"My nickname with my family in Puerto Rico is 'la Loca,' the crazy one."
What do your family/friends think of your cycling habits?
They think I’m nuts. My nickname with my family in Puerto Rico is “la Loca,” the crazy one. You see, I defy conventional traditions. I’m supposed to be at home taking care of my family and my mother. I sure as hell was not supposed to chase two husbands away, LOL.
When people express concern/fear for what you were doing, how does it affect you?
I feel that they are projecting their fears on to me. I never feel unsafe. Hell, after growing up like I did, it’s all safe to me. So I might get hit by a car, so what! I could have that happen as I’m crossing the street at home. You can’t live your life worrying about “what ifs.” Life’s too short for that. I’m sure they are well-intentioned, but it irritates me.
"I never feel unsafe. Hell, after growing up like I did, it’s all safe to me."
What activity, besides cycling, helps you be a better cyclist?
I started backpacking and mountain hiking the year I did the Creeper trail. It was on that bike ride that I stumble along a sign pointing to a footpath in the woods. That was the AT. It was that day that I told Kim, "Take a picture of me here because next year I’m going to hike on the AT".
I began researching this footpath as soon as we got back. I spent the children’s inheritance at REI and bought all the gear I needed to backpack and convince 3 other clueless persons to join me on 64 mile adventure on the AT.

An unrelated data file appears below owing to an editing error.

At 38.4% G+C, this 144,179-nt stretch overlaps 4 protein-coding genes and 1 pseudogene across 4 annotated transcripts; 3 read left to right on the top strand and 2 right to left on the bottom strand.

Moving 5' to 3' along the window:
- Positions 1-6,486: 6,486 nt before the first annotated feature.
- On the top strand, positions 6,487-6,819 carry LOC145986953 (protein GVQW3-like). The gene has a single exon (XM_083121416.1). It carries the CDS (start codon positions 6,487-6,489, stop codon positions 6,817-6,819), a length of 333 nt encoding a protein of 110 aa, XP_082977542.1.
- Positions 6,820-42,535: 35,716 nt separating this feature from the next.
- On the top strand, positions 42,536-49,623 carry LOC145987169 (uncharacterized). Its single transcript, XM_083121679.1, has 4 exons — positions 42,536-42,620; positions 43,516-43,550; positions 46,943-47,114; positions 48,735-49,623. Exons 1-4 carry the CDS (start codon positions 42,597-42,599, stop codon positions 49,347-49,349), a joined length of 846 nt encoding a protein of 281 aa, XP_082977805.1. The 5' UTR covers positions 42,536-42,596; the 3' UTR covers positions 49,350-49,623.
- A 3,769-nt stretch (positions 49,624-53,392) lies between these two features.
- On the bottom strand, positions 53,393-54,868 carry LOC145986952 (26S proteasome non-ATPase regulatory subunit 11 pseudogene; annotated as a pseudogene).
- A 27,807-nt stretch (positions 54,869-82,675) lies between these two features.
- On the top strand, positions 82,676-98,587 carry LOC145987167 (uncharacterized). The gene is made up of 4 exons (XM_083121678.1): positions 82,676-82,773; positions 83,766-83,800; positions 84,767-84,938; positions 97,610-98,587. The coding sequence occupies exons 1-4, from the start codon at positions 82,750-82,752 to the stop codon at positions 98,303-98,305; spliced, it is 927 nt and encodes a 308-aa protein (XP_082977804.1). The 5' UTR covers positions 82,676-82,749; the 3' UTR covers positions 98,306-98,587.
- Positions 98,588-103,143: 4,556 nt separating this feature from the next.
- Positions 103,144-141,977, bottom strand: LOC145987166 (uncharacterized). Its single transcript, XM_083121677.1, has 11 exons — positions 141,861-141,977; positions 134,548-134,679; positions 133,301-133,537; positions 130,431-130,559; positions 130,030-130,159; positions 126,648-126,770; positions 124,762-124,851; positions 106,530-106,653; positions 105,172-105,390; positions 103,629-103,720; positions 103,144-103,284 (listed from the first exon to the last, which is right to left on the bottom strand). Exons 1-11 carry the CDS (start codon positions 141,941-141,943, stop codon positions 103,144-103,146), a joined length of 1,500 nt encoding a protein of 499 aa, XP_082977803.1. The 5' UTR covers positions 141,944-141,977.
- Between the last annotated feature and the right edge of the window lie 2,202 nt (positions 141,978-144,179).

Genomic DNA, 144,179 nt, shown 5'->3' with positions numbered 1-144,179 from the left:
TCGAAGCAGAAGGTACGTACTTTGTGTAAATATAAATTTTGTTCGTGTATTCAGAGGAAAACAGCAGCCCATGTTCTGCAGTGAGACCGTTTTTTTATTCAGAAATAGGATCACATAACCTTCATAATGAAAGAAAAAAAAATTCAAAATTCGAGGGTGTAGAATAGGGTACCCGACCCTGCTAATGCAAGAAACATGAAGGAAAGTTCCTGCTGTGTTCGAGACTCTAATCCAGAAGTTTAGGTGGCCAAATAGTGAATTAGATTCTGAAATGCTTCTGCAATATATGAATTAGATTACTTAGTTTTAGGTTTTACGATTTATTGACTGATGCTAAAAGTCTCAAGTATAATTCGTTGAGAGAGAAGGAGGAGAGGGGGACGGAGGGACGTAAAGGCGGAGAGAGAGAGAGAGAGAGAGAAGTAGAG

"I spent the children’s inheritance at REI and bought all the gear I needed... Now you know why I need a second job!"
I also kayak, my daughter worked all summer when she was 16 to buy me a kayak and surprise me for my birthday. Not knowing how to swim has never stopped me from my love of kayaking. I make sure my life vest is on, always. I currently have 6 kayaks, and six bikes in my gear garage. Now you know why I need a second job, LOL. I also work out regularly at the gym and jog 1-3 times per month so to keep all parts of me in shape.
What advice would you offer to other single moms who want to try bicycling, but don’t feel like they have time/resources?
I’m living proof that you do not need an expensive bike to ride and you can attach the kids to your bike. I have two double carts to carry the children in, both were bought used (barely) for 50 bucks. When I am with the grandchildren, I take them along on bike rides.